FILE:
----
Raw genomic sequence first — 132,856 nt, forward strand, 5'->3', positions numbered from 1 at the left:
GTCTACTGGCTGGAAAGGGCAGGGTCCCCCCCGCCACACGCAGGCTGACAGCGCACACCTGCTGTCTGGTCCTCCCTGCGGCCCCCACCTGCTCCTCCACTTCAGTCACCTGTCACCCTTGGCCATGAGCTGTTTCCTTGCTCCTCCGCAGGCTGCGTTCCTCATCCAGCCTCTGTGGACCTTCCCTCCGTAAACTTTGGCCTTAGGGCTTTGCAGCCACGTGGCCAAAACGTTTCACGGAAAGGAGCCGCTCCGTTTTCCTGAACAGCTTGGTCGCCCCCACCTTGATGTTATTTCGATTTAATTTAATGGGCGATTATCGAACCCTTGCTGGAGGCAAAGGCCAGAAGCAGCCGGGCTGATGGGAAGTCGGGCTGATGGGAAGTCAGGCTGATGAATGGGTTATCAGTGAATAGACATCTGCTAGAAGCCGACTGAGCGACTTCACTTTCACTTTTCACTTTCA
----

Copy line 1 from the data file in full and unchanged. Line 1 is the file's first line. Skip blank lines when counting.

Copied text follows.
Raw genomic sequence first — 132,856 nt, forward strand, 5'->3', positions numbered from 1 at the left: